I recommend this book to anyone involved with doing business in China or someone who just wants to be educated on the subject.
44 of 45 people found the following review helpful
Like he was with me on every buy July 16 2010
By Man from New York - Published on Amazon.com
Format: Hardcover Verified Purchase
I have done business in China since 1986. I know from experience how tricky and dangerous it is, especially for the newcomer. Curiously Mr. Midler refers to suppliers in Shantou (Canton Province) and I too have many suppliers there. Apparently this behavior amongst the Chinese is across the board no matter what product you work with. And they don't care no matter what threats or promises you make. I actually had one supplier who told me he would no longer sell to me because "you complain too much"! No loss to me, easily replaced you can be sure. Communists or not, the almighty greenback is king in China but as Mr. Midler makes very clear, it is not going to get you what you think you contracted for. Something close, maybe, but not right on target. The Chinese screwed up so many of my shipments that I got the distinct impression that the translaters were interpreting my directions, not translating them. So I spent years learning to speak Mandarin. I am totally fluent now, have often been mistaken for being Chinese on the telephone by those who had not yet met me. No matter, I told them straight out what I wanted in their own language and STILL they basically did it wrong to shave off a few bucks to their advantage. I could never understand that way of thinking, in America we keep the customers happy to perpetuate our business with them, we do not consistently antagonize them. This book will open your eyes if you want to do business in China and if you are already there you cannot help but agree with everything he says. Pay close attention, he knows what he is talking about. They will go behind your back and try to deal directly with your customer, they will yes you to death and then do whatever they please without any regard for you or your customer. I can offer dozens of examples but the one that most illustrates this is the supplier who sent the advance samples for approval, they were perfect. He then went and made the million piece order to his own liking. It was a Halloween item to be made in Orange and Black, the 1000 piece advance samples were right on the money. When the order came in, it was made in Red and Blue. They told us the factory boss thought Orange and Black was a terrible color combination so he made what he thought was pretty. Hence we had a million red and blue product with ghosts and goblins and all printed on them, in red and blue and the words "Happy Halloween". THAT is when we transferred half our entire production of all products to India. We still do some business in China but had I read this book twenty years ago I never would have gotten involved in China at all!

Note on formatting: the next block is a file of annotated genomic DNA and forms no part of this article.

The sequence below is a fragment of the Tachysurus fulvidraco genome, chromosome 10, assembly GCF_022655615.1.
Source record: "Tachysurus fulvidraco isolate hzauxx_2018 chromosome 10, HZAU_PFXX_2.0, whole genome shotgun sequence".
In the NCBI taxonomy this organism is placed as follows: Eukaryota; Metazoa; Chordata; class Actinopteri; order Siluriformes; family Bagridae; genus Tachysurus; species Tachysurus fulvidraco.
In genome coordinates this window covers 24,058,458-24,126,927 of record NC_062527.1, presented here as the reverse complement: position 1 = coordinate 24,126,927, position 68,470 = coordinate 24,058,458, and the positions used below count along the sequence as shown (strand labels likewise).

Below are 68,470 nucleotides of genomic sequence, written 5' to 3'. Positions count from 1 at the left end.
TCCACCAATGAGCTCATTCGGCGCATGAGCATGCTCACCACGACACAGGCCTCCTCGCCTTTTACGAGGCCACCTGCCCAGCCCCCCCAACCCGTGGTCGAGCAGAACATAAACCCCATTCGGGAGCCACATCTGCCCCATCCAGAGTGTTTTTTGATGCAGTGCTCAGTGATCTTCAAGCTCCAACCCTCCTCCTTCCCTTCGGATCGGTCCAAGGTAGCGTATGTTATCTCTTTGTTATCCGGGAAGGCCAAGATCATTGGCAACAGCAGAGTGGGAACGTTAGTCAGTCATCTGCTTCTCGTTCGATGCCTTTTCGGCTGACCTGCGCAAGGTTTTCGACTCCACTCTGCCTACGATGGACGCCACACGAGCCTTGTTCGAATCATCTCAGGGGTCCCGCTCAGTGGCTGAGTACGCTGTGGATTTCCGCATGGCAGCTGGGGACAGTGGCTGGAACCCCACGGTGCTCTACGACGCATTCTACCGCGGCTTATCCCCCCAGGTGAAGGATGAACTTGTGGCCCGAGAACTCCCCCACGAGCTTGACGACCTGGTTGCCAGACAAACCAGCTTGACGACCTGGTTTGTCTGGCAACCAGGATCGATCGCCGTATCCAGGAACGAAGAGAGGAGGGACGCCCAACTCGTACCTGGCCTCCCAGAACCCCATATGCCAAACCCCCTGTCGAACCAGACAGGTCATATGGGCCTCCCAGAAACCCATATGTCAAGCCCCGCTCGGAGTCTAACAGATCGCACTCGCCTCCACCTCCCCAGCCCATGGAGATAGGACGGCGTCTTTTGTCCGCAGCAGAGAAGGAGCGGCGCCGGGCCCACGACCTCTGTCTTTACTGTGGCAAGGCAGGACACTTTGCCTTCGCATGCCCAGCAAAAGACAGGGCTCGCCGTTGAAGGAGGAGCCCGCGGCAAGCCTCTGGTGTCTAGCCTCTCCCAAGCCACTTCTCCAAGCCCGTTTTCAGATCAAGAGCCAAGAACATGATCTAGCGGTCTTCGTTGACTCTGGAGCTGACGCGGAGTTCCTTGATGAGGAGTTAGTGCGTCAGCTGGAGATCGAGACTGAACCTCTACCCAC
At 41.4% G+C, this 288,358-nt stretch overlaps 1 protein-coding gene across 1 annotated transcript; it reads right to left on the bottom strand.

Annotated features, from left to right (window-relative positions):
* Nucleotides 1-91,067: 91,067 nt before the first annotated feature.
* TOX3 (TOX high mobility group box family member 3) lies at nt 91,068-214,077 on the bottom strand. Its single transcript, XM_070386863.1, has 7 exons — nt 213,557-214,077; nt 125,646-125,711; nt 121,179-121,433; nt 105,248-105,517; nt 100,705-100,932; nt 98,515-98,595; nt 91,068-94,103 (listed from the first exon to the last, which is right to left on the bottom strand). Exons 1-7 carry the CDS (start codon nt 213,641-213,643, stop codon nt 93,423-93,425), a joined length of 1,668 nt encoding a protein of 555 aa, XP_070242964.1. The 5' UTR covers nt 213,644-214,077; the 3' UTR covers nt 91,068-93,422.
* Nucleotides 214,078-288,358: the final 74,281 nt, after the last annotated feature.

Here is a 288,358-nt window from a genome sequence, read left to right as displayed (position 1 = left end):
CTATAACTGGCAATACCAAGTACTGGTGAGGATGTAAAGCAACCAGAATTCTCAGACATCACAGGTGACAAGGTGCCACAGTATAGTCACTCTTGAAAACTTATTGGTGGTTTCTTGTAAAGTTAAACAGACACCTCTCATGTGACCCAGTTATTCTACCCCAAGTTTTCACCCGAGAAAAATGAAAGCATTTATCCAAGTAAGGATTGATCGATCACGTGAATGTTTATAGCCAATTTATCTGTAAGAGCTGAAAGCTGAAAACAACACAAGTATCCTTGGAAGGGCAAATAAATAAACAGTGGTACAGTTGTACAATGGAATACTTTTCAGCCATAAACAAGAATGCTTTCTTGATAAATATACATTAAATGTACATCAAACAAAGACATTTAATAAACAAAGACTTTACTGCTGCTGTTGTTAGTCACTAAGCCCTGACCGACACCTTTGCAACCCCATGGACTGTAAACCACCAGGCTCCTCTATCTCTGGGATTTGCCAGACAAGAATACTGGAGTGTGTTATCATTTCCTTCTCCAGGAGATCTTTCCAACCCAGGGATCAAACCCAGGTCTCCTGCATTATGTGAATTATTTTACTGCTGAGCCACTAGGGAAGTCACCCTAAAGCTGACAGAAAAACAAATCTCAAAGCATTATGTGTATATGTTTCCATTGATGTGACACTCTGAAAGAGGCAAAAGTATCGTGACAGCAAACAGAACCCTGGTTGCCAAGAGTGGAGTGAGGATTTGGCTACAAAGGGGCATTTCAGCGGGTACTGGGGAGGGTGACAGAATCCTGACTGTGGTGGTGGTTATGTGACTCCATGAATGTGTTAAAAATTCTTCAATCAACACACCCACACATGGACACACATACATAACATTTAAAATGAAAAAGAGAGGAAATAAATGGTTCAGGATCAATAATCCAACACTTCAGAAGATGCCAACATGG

I highly recommend this book, it is all true and frightening so use it well and be aware. Be very aware.
45 of 49 people found the following review helpful
Very insightful book May 26 2009
By Renaud ANJORAN - Published on Amazon.com
Format: Hardcover Verified Purchase
I really enjoyed this book. I control the quality of shipments in China myself, so I recognized many situations that I previously encountered. The book is peppered with excellent insights about Chinese culture. It is also often funny, and it is very easy to read.
I would specifically recommend this book to people who are curious about the manufacturing environment in China. They will discover a whole new world.
The only downside is that the book only describes situations where importers are unprepared and fall in the traps of unscrupulous Chinese suppliers. It is not perfectly representative, but it does a great job explaining why so many quality issues originate from China.
48 of 53 people found the following review helpful
Unfettered Chinese capitalism April 27 2009
By Ronald D. Mccallister - Published on Amazon.com
Format: Hardcover